With four possible water plant and beach design and upgrade options — and their potential costs — now in hand, Kenilworth Village Board members may decide Dec. 11 whether they want to help pay for two of the more expensive options with a bond referendum on the March 2024 primary ballot.
Such a decision, which could allow for a September 2024 construction start, has to be made by Jan. 2, Cook County’s deadline for putting referendums on the ballot, Village Manager Patrick Brennan told a small audience at a Nov. 30 information session held at the Kenilworth Assembly Hall.
The range of potential project scopes presented at that session range from minimal upgrades that could cost about $700,000 and be paid for with existing village funds, to a major revamp of the former plant and its beach facilities that could cost about $8.5 million and require a $5 million bond issuance.
Shoreline protection plans for the existing beach areas could cost $1.5-$1.9 million. Since the village has determined it must take on that work no matter which plan is chosen, that would add to each option’s cost; for instance, it would bring the total cost of the largest option to $10 million or more.
“Funding is a big issue, but understanding the choices we make drives the funding,” Brennan said.
Brennan and Andy Tinucci — of Tinucci Woodhouse Architects, chosen in 2022 by the board to create beach and building improvements — walked the audience through all four project scopes, labeled minimal, moderate, moderate-plus and full, as well as payment strategies for each.
Brennan urged audience members and other Kenilworth residents to take an online survey, which should be available by Dec. 4 to give the Village Board one last tranche of resident input by its Dec. 11 meeting.
Both the survey and a video of the Nov. 30 presentation should be available on the village’s website on Monday, Dec. 4, Brennan said. A special newsletter with the same materials will also be sent out, he said. The website already includes a timeline of Kenilworth officials’ consideration of beach upgrades, plus videos of previous public sessions, held in February and May of this year.
Tinucci emphasized that actual designs must await a village decision on which of the four scopes to go with. As presented, they are as follows:
• The minimal plan “is almost to do nothing,” Tinucci said. It would maintain existing amenities, but offer only surface improvements to existing washrooms. Residents who replied to previous input requests said improving or replacing washrooms were a high priority for them. The rest of the building would be shut off, and access to the beach — another high priority issue with residents — would stay the same, including elevators that aren’t always accessible. It could be paid for from the village’s current fund balances.
• The moderate plan could cost about $3.3 million and would place new staff facilities and restroom facilities closer to the beach. A new access ramp would make it easier to reach the beach, and landscaping could “soften” the beach facility’s overall look, Tinucci said. The rest of the building would still be decommissioned, he said, but would still cost the village for necessary maintenance. This scope could still be paid with village funds, but much of what might be done under this scope might end up being wasted, if the village decides in the future to go with a more ambitious plan.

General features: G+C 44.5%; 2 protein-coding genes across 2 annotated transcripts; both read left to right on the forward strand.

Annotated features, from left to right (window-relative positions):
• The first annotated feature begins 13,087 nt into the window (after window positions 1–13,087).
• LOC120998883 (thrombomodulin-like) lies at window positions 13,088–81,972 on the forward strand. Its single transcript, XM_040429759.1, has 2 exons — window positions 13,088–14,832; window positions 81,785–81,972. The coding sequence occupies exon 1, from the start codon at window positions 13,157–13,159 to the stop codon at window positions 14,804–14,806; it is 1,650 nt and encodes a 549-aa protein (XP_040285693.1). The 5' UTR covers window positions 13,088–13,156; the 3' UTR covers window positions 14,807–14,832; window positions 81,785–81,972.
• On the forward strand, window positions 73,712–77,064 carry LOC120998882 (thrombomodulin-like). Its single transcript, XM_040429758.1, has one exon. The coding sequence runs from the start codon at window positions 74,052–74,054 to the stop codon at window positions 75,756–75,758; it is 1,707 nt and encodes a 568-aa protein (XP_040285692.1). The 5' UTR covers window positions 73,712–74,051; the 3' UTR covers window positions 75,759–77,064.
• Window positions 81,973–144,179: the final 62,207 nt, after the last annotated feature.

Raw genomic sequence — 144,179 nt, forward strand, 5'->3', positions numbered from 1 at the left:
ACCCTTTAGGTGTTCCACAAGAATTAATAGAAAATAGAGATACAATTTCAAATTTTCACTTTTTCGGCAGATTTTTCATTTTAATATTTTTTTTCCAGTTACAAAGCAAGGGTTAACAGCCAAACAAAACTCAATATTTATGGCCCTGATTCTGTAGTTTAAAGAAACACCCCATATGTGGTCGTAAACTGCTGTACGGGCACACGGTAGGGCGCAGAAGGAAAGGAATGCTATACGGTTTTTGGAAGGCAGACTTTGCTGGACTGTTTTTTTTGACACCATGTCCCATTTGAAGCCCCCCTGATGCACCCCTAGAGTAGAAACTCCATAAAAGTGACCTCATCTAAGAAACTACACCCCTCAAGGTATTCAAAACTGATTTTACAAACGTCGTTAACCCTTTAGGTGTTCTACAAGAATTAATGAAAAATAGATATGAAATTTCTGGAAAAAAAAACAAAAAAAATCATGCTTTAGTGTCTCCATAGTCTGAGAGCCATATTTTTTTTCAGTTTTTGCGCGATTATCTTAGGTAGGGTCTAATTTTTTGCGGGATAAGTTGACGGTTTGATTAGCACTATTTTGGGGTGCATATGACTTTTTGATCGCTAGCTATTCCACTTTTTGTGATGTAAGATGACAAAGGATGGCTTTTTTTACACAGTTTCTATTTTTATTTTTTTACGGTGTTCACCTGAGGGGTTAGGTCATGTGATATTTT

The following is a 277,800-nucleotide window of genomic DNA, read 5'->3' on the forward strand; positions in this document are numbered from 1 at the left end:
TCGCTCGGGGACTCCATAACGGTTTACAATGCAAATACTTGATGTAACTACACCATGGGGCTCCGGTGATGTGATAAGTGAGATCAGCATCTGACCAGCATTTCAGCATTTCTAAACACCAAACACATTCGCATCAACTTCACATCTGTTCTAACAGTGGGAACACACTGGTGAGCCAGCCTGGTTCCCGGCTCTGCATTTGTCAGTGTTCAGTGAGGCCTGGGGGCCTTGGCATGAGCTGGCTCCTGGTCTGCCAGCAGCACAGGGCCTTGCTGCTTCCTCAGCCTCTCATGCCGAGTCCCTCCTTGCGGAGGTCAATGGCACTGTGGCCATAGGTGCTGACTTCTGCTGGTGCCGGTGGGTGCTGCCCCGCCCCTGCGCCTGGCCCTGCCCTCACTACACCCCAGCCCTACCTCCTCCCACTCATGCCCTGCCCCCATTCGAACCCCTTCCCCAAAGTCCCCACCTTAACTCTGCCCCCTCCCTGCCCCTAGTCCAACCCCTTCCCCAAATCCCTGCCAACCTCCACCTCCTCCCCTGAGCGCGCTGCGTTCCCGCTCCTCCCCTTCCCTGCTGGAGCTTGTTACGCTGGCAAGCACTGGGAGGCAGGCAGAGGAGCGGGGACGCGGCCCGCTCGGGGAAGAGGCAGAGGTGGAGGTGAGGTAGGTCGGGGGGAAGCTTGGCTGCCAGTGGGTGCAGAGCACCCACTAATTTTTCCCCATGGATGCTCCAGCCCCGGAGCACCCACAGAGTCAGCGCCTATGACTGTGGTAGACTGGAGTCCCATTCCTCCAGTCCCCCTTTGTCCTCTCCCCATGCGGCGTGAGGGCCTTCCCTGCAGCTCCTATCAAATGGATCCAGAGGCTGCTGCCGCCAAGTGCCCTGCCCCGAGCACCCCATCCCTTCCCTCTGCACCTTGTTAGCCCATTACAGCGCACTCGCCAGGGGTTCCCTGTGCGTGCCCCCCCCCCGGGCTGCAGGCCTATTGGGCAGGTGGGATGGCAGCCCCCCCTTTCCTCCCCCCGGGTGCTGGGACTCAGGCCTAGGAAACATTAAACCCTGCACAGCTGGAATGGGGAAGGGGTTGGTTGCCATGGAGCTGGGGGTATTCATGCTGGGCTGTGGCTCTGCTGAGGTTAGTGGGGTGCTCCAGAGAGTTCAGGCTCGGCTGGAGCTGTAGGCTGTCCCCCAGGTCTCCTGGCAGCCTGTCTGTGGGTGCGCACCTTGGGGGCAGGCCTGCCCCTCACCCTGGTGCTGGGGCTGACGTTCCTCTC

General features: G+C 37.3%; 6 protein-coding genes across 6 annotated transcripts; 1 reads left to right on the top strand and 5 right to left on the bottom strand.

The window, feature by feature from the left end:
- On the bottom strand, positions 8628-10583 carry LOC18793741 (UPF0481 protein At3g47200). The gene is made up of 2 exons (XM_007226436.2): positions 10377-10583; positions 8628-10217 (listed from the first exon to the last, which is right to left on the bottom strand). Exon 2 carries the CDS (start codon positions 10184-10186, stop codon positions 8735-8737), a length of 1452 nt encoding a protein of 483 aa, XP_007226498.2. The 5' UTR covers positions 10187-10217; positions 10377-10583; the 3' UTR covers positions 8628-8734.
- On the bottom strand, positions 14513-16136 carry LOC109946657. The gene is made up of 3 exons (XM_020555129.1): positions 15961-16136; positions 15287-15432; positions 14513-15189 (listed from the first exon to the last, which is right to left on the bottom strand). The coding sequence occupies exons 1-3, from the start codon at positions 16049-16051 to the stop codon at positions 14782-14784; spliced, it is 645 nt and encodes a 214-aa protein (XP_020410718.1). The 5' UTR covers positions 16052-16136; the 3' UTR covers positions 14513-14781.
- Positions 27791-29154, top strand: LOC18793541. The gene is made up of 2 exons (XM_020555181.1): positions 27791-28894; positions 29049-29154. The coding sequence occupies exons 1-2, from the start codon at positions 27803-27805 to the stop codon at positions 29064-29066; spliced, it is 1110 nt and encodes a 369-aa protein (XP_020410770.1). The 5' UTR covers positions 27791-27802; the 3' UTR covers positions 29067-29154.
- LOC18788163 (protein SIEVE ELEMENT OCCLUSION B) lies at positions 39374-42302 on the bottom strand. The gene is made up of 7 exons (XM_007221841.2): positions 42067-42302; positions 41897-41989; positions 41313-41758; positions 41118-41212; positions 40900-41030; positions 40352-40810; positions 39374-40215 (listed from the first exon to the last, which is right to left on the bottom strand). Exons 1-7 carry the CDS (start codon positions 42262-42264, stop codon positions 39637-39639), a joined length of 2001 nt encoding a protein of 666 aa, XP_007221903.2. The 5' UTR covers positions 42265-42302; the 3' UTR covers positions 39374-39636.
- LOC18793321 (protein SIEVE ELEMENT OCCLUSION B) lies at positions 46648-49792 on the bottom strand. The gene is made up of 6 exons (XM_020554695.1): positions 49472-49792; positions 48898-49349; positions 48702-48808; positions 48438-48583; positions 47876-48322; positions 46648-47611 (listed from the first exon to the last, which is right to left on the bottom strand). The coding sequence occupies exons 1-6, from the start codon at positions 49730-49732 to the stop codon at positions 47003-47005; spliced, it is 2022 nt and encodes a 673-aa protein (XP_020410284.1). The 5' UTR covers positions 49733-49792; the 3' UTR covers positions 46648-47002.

• The “moderate plus” level of work would include everything involved in the moderate scope, plus adding a new multi-purpose room in the building and fully renovating the second floor, while closing off the first floor. It could cost $5.05 million and would be the first option level to require going outside village funds for $2.5 million of the required dollars, Brennan said. That could be done via a bond issuance, but it also could be tackled with a fundraising campaign, he said. The board would have to decide if such a campaign was realistic, he added.
• Like that level, the final level, listed as “Full,” would use $3.4 million from village balances and need a $5 million bond issue to pay for the rest. According to Tinucci and Brennan, it would include the new multi-purpose space and the renovated second floor, plus a fully renovated lower level with new concessions, storage lockers and recreation spaces. Work on the beach north of the building, which wasn’t addressed in previous scope levels, would allow the Kenilworth Sailing Club to move its boat storage inside the building.
The few questions from audience members at the Nov. 30 information session focused largely on costs and how they would be met. One listener wondered if plans for a large ramp to allow for easier beach access would add too much concrete to the location, and another audience member worried about how safe a renovated north end beach would be for children who might swim there without benefit of lifeguards.
At the session, Brennan said he would probably present the board with potential referendum language when they meet on Dec. 11. That would allow Kenilworth to get a referendum onto next March’s ballot.
The board could theoretically choose to put a referendum onto the November 2024 ballot, if they decide to go for a later construction start, he said on Dec. 1. And while the village has put in for possible federal grant funds, it doesn’t know when it will get an answer on that, he said.
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Kathy Routliffe reported in Chicago's near and North Shore suburbs (including Wilmette) for more than 35 years, covering municipal and education beats. Her work, including feature writing, has won local and national awards. She is a native of Nova Scotia, Canada.